The early sources particularly discountenance killing the innocent. Remember that the people for whom euthanasia is advocated have not committed any crime nor is it because of their sins that they are to be put to death. They would be killed merely because they have a disease or infirmity they did not bring upon themselves. The First Epistle of Clement, written while some apostles were still alive, points out that in the Old Testament the righteous “were slain, but only by the accursed”.(4) Sometime between AD 175 and 200, Bishop Theophilus of Antioch, in summarizing God’s law mandated “The innocent and the righteous thou shalt not slay”.(5) The Acts of Paul, a compilation around AD 160 to 170 of deeds of the apostle not found in the Bible, similarly condemns shedding the blood of the innocent unjustly.(6)

Among the innocent, aged parents are the people for whom mercy killing is commonly sought. Killing adult family members—especially parents—was the worst crime imaginable among the pagan Greeks and Romans of early Christian times, and is condemned in 1 Timothy 1.9 and by such post-biblical authors as Tertullian,(7) the mid-second-century Acts of John 48, the Christian philosopher Aristides of Athens around AD 125,(8) and by Bardesanes, a Christian in Syria who wrote a description of Christian practices and customs in the early AD 200s.(9)

Mercy killing is also sought for infants, particularly newborns—the most innocent of all—to save them from a lifetime of deformity, mental deficiency, dependence, handicap, or other impediment to a “full” life due to congenital or genetic causes. In a description and defense of Christianity to pagan readers, around AD 177 another Christian philosopher in Athens stated as well-known Christian principles the fact that the church forbid abortion and killing children at any stage of life.(10)

Motive for Killing Irrelevant
Even the best intentions do not justify killing anyone. Shortly after his conversion Tertullian wrote: “in regard to child murder, as it does not matter whether it is committed for a sacred object, or merely at one’s own self-impulse”.(11) The Acts of Thomas 51-52 in eastern Syria in the early third century relate an incident not recorded in the Bible, about a man who killed a woman to spare her entering a life of fornication but God intervened to punish him, and the Apostle Thomas is alleged to have considered the young man’s intention as a serious sin.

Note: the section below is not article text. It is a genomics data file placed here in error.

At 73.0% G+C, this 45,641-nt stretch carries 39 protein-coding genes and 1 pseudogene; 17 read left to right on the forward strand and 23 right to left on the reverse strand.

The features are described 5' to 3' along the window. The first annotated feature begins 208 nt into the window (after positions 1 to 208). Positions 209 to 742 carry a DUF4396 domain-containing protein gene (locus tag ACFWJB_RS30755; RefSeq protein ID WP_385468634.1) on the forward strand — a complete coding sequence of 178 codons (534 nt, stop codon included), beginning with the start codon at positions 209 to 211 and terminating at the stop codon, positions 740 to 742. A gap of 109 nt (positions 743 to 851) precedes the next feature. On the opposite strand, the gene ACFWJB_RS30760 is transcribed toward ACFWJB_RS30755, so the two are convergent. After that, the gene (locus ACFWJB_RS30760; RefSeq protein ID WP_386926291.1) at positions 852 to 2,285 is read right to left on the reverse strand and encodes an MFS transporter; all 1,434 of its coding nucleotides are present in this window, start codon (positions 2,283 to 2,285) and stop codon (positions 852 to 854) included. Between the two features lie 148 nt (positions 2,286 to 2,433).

Even with the consent of the victim, euthanasia is still a sin, for then it is suicide—which is also a sin according to Christian authors before AD 200.(12)

An Ancient Equivalent
The nearest approximation to euthanasia in Christian literature before the mid-third century is the ancient practice of “exposing” infants. If weak, sickly, deformed, or handicapped, a baby would be abandoned in a remote unpopulated place to be devoured by wild animals or die from neglect. The “lucky” victims were rescued by strangers who raised them as slaves. This was perfectly acceptable practice under secular law and provided the social advantages of improving the gene pool and reducing the proportion of the population that takes but does not contribute to the economy, as well as sparing the children themselves a lifetime of handicaps.

But early Christians believed we are not wiser or more compassionate than God. Justin, who was martyred for the faith around AD 165, wrote in describing Christian teachings and practices: “we have been taught that to expose newly-born children is the part of wicked men” because some are rescued and brought up to become prostitutes,(13) and “[we fear to expose children], lest some of them be not picked up, but die, and we become murderers.”(14)

Origen’s predecessor as dean of the world’s foremost Christian educational institution pointed out in the AD 190s: “But what cause is there for the closure of a child? For the man who did not desire to beget children had no right to marry at first; certainly not to have become, through licentious indulgence, the murderer of his children.”(15) In writing against people treating their pets better than human beings: